So, Kate Paulk has been tapped as the standard-bearer of next year’s Sad Puppies campaign. She has declared that next year’s Hugo ballot-stuffing initiative will be done in a transparent and democratic manner. This does not fill one with confidence, since Brad Torgersen has made the same claims about this year’s ballot-stuffing initiative.
It also needs to be pointed out that it hardly matters who leads the Sad Puppies campaign or what they do or how they do it, as this year’s otherwise failed campaign only managed to achieve accidental relevance through the fact that the successful Rabid Puppies campaign largely copied and pasted their agenda.
With all that in mind, I have to say that I’m interested in Kate Paulk’s post about what she considers to be Hugo-worthy work only as an academic matter. If the list she assembles using it winds up being the ballot, it will likely be only because someone truly nasty as well as small-minded got behind her and started shoving, as happened this year.
But relevant or not, her list is interesting. Others have already noted that rather than being markers of excellence, her criteria seem to be more a sort of bare bones minimum quality. She even acknowledges in effect that if a book is excellent enough to pull it off, she’s prepared to be flexible.
So how do you take the entire field of science fiction short stories or novels, apply a filter this broad, and then wind up a list of five nominees? We could assume that she just intends to pick her favorites or, if she makes better on her claims to a democratic process, let the crowd pick its favorites… but she says in the same post that she judges quality separately from the question of whether she likes something, which suggests that she really does see this as a rubric for picking the nominees/winners.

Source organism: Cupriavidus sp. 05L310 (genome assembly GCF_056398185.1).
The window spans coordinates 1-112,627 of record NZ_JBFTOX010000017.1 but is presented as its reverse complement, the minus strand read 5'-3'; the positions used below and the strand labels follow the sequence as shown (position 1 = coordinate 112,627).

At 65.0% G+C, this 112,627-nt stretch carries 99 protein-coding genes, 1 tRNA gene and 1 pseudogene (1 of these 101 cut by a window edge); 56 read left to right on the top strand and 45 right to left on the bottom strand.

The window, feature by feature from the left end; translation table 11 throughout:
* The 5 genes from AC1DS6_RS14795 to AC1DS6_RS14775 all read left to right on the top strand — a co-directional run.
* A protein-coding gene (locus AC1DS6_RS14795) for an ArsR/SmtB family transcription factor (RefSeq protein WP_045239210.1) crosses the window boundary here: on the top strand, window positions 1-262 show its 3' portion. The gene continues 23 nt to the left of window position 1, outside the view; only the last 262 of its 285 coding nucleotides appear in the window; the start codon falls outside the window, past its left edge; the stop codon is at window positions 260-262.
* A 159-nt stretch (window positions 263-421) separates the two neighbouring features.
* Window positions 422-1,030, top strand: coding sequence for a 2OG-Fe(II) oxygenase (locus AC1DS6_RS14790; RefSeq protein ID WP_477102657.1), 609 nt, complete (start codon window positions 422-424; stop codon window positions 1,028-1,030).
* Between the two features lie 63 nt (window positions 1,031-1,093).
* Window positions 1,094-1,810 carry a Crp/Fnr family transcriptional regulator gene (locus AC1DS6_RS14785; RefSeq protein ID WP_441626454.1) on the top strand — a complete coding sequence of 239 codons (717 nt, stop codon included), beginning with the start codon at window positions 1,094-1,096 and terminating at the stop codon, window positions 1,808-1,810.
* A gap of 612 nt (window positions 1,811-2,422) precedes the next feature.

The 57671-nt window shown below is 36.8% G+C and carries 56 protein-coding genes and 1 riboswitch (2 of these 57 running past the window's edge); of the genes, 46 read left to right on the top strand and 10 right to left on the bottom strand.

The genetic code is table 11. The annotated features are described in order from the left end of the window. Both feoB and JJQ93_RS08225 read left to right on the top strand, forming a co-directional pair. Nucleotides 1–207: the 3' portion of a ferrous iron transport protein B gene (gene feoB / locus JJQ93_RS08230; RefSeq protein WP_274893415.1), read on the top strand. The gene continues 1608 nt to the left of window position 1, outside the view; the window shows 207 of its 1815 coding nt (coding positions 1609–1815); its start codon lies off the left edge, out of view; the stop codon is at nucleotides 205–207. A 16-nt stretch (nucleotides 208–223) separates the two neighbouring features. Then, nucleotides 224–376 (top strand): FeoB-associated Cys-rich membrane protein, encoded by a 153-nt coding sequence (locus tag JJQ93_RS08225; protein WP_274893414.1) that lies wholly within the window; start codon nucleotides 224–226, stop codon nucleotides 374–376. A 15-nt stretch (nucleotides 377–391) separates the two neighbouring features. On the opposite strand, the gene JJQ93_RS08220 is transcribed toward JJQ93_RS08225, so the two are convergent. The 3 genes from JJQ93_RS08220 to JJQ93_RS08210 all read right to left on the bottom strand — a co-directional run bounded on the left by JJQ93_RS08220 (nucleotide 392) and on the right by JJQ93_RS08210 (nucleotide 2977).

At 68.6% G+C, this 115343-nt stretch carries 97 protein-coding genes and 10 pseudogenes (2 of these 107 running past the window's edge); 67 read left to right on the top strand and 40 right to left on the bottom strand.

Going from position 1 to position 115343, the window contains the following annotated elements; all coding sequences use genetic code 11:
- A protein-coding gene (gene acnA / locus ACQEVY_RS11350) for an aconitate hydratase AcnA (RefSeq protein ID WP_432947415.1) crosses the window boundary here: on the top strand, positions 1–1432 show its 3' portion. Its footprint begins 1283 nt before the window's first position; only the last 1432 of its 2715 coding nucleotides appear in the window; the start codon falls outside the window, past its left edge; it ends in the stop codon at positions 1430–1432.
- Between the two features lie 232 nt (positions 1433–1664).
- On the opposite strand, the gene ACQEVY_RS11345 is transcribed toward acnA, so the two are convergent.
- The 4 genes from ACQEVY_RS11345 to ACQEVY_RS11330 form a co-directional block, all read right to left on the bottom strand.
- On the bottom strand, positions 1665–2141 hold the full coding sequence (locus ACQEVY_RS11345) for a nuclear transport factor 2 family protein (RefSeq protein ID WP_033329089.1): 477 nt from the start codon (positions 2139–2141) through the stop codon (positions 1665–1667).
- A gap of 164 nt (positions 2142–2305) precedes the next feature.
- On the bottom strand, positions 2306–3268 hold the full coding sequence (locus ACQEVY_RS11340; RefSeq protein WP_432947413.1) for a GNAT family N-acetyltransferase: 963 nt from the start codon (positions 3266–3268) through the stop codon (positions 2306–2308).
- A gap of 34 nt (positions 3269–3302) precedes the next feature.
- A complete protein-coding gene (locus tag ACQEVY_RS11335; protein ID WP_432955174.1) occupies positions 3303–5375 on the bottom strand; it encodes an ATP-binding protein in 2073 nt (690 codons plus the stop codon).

All of which makes me wonder if once again we’re not looking at a failure to grasp the scale of things, the scope of the field.
Sad Puppies got started because Larry Correia conceptualized being nominated for a John W. Campbell new author award as a snub (he didn’t win) rather than a rare honor; this speaks to a sense of entitlement, but it also a kind of parochialism.
Surely he was intellectually aware that there were more new authors in the year than the ones on the ballot with him… but emotionally? Perhaps he felt that as a new author, the nomination was simply his due. Perhaps he cannot conceive of just how much competition he beat out to get there, first in having a novel published in the right year and then in having it noticed, and then making it onto the ballot.
The Sad Puppy campaigns seem to have been based around the idea that the SF/F writing world is a very small place, consisting of basically two groups of people: the authors Larry Correia, Brad Torgersen, Sarah Hoyt, et al, know and like, and the ones they don’t care for but keep unaccountably hearing about anyway. In the moments when they seem to believe their own press, they actually seem to think that the Hugo ballot has room enough for everybody… at least everybody who is not a “CHORF” or “SJW” or “affirmative action writer”. This tells you right off the bat how small their conception of “everybody” is.
So I think this is what we must takeaway when we note that Kate Paulk’s criteria could never be used to winnow down a broad field: it’s not meant to apply to such a field. It’s not meant to come near to such a field. This is a list of criteria meant to be applied in the following fashion: start with the tiny handful of works you’re prepared to accept are Hugo-worthy, then nod approvingly.